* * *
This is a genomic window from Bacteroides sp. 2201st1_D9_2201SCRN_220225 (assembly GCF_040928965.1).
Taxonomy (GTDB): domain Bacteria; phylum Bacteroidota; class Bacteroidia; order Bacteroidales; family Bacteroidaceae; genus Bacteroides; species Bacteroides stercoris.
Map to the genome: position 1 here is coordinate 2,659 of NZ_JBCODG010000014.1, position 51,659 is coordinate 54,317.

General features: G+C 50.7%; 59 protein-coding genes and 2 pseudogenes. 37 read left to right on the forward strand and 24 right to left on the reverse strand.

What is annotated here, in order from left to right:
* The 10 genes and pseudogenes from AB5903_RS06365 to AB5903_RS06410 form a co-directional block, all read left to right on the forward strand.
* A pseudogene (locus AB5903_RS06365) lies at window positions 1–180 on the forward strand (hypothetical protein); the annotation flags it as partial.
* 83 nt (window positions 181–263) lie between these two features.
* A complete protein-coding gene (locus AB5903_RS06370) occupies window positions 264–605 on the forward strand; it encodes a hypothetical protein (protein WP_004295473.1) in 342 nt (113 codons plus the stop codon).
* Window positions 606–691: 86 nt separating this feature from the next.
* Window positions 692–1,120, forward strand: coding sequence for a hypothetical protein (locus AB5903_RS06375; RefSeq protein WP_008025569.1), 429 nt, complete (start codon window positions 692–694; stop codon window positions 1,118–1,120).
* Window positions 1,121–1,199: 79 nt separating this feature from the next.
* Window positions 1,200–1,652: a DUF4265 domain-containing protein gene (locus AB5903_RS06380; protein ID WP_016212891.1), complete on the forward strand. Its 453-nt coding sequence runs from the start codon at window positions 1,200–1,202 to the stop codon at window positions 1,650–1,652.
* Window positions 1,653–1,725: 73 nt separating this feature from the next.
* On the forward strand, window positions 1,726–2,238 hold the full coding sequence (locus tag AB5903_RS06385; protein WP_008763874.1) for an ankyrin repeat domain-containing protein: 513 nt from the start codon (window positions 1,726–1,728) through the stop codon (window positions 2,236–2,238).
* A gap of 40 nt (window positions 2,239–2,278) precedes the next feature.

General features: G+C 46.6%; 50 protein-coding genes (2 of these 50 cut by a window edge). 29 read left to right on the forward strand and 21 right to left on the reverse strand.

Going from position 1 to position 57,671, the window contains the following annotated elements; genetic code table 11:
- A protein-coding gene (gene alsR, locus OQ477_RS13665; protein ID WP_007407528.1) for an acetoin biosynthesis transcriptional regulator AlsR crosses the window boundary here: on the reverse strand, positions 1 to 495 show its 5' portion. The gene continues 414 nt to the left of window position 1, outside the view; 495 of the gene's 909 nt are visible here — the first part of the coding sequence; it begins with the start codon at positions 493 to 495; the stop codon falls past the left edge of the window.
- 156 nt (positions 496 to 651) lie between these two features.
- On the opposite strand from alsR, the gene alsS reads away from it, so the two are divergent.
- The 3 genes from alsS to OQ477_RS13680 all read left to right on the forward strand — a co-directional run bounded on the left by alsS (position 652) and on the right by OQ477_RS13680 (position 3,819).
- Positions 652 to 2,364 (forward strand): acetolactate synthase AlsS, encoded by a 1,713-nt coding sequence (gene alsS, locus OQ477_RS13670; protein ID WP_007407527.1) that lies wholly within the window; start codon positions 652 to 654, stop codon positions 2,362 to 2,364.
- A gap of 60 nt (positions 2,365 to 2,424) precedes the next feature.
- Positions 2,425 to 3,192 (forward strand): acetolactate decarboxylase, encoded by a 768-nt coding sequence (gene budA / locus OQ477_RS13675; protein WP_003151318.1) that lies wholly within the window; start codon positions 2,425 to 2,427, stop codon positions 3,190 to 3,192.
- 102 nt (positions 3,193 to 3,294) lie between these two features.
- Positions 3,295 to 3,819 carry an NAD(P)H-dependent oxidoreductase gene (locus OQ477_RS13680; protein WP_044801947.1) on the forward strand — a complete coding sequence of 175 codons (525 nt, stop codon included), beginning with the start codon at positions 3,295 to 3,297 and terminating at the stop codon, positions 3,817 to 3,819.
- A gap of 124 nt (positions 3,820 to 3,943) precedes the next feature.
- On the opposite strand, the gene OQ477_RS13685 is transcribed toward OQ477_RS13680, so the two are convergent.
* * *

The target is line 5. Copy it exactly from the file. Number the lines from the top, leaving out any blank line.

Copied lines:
What is annotated here, in order from left to right: